Former New York City Mayor Michael Bloomberg came to Detroit Friday to meet with Mayor Mike Duggan, and to offer counsel to a rapt audience of local entrepreneurs. These small-business and startup strivers were interested in whatever advice he might have to offer. But he was most animated and passionate discussing a topic that mostly didn’t apply to those in the room – immigration.
Bloomberg spoke to a group primarily comprised of winners of Motor City Match grants, the partnership between the city, economic development groups, financial institutions, foundations and corporations. They met in the meeting space at The Commons, a laundromat/coffee shop/community center on the east side, developed by 26-year-old Ezekiel Harris, executive director of MACC Development, a Motor City Match recipient.
The Detroiters asked questions, and the advice Bloomberg offered was basic: Work hard. Stay in touch with your customers. Consider micro-loans for capital. Always be learning. Stick to your core competency. And stay in “the analog world,” i.e. offer customer service that buyers can’t get online.
But when asked about Detroit’s relationship to recent immigrants, the New Yorker brightened. Showing yet another divide with the billionaire politician occupying the White House, Bloomberg came out strongly in favor of a generous open-door policy, arguing that hard-working immigrants are exactly the sort we should we welcoming.
“(The U.S.) is not a place to come if you want to put your feet up,” Bloomberg said. “If you are willing to give everything up and move here, you have the drive we want and will more than likely be successful.”
Immigrants, he continued, enrich this country’s culture, education, business environment and overall well-being. What’s more, we have a moral obligation to take in refugees, and as for those who simply want to move here, “the borders should be very open.”
The current administration in Washington is not in agreement, obviously. And the message is being heard, not just in the countries President Trump openly scorned.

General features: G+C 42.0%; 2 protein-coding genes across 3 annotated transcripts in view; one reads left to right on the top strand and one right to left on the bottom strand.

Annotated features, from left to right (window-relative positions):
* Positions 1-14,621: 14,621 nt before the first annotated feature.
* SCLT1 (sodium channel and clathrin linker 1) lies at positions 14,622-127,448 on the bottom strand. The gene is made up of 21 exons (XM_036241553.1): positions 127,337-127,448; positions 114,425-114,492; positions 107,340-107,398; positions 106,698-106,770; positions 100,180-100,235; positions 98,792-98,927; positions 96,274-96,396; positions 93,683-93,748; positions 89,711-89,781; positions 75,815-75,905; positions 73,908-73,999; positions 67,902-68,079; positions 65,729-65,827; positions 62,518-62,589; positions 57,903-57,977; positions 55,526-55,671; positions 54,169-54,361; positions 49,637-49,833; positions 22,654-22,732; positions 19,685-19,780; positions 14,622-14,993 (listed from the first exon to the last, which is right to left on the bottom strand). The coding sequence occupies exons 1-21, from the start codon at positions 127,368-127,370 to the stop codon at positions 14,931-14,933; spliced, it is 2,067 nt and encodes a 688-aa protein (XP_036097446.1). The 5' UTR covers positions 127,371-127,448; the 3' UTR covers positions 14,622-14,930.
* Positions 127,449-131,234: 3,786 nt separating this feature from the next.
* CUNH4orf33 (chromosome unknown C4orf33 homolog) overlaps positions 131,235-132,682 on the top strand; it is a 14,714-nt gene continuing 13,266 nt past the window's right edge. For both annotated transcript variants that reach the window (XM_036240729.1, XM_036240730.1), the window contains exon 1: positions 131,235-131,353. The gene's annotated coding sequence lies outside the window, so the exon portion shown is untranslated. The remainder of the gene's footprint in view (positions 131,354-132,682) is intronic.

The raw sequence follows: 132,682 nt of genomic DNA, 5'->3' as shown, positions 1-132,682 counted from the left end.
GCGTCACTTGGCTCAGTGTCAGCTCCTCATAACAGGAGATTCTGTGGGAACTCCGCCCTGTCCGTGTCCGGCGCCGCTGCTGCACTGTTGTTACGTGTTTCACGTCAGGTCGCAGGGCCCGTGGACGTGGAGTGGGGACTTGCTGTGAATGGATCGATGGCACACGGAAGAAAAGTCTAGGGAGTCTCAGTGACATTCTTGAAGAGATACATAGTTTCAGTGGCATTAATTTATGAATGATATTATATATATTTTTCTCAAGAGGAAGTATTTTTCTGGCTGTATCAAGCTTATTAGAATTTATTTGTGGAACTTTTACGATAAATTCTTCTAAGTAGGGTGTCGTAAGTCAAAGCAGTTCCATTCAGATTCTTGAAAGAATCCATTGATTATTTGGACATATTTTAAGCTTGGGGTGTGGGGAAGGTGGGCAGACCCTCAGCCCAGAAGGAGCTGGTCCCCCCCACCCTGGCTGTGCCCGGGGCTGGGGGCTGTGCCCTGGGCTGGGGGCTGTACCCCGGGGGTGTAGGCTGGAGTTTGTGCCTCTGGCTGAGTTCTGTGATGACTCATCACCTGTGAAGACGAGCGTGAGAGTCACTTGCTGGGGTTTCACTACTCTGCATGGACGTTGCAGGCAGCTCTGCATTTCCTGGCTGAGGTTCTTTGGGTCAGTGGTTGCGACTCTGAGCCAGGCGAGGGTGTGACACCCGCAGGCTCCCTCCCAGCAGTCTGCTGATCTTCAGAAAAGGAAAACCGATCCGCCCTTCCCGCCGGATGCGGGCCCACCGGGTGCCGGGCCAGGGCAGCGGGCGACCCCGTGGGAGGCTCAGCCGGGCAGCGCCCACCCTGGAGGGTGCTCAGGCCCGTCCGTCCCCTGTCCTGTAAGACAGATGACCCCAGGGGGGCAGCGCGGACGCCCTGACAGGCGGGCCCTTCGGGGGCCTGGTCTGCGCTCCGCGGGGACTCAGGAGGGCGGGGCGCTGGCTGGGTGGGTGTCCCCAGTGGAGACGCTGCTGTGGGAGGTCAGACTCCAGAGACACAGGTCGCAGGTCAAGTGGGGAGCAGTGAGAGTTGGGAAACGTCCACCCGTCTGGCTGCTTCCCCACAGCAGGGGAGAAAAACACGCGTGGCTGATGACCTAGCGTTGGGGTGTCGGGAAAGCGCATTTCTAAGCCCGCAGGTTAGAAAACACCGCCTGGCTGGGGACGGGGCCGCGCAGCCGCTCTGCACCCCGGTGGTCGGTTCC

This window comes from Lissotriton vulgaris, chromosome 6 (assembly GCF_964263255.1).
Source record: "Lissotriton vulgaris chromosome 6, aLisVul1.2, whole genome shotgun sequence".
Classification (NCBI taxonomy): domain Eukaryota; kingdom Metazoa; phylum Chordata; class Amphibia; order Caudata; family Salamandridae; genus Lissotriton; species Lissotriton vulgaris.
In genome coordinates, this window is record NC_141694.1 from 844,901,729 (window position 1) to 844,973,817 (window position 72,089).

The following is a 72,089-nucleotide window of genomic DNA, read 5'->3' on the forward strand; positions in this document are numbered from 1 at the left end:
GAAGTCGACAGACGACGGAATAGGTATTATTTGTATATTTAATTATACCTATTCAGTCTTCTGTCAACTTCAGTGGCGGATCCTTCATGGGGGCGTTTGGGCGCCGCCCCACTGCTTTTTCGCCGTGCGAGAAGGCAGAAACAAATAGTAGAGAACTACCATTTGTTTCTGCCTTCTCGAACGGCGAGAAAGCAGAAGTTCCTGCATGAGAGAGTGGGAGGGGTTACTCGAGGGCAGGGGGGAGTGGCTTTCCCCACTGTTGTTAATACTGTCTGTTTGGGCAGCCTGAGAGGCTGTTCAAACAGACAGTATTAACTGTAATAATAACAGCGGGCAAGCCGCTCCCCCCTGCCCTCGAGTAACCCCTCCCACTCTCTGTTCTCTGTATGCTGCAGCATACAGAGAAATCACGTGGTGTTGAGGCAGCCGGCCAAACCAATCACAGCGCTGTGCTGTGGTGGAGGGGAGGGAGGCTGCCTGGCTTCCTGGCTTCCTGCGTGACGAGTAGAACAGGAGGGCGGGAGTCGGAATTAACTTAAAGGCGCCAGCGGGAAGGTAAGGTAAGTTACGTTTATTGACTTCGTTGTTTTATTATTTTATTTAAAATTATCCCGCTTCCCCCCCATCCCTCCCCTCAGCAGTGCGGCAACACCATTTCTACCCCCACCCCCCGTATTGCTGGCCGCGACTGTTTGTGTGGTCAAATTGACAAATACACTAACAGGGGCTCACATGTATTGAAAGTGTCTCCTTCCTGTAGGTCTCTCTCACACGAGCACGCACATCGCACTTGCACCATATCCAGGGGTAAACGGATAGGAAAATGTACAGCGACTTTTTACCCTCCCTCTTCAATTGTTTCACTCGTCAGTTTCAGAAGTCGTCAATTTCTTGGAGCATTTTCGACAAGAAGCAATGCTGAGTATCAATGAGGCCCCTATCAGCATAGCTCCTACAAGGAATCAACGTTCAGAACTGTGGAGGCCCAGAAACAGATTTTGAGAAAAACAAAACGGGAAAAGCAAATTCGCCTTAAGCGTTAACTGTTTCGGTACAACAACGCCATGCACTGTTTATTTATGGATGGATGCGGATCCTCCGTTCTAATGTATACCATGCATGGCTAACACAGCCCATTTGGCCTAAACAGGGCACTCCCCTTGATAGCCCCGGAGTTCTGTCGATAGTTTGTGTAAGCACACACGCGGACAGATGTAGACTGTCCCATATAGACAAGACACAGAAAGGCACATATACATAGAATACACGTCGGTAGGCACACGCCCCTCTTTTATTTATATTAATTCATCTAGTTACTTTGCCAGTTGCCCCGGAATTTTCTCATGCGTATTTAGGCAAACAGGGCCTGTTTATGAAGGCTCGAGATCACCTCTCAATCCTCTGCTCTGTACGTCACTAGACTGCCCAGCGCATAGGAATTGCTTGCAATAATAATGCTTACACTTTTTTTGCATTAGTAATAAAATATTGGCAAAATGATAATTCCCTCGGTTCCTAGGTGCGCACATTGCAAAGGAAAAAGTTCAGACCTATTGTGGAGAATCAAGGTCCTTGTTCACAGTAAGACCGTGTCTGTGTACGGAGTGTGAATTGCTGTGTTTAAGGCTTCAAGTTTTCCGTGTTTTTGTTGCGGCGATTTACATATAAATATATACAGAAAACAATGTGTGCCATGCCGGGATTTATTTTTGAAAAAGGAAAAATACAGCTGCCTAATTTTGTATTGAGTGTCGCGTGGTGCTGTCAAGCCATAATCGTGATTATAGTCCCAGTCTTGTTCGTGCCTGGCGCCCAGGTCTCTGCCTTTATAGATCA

“The engineers are going overseas,” he said. “When I ask business owners now who they’re most afraid of, they say, ‘Smart people in India.”
Bloomberg also praised Duggan, Dan Gilbert and others for Detroit’s comeback in recent years. He singled out Project Green Light, in which businesses pay to equip themselves with high-definition video cameras linked to the Real Time Crime Center, and display green strobe lights that indicate a safer place to stop for customers.
“It’s one of the smartest things I’ve ever heard of,” he said.
Duggan interjected from time to time, suggesting a business owner concerned about rising rents do whatever she could to buy the real estate she needed, saying values in Detroit are growing at one of the highest rates in the country.
Bloomberg, who left the New York City mayor’s office as a Republican in 2013, after three terms, mainly works on his philanthropic efforts, and has recently been dropping hints of a possible presidential run in 2020 – as a Democrat. He’s been giving generously to Democrats, injecting $20 million into a Democratic Senate super PAC just this week. But he said nothing about his political ambitions in Detroit, deferring to self-deprecation as a form of business advice.
“I always remember I’m not as smart as I think I am,” he said.
Drew Lucco, small business development manager for Motor City Match, called the event a success, even if no grand secrets were revealed by the billionaire.
It was basic advice, Lucco said, “but small business people need to hear it.”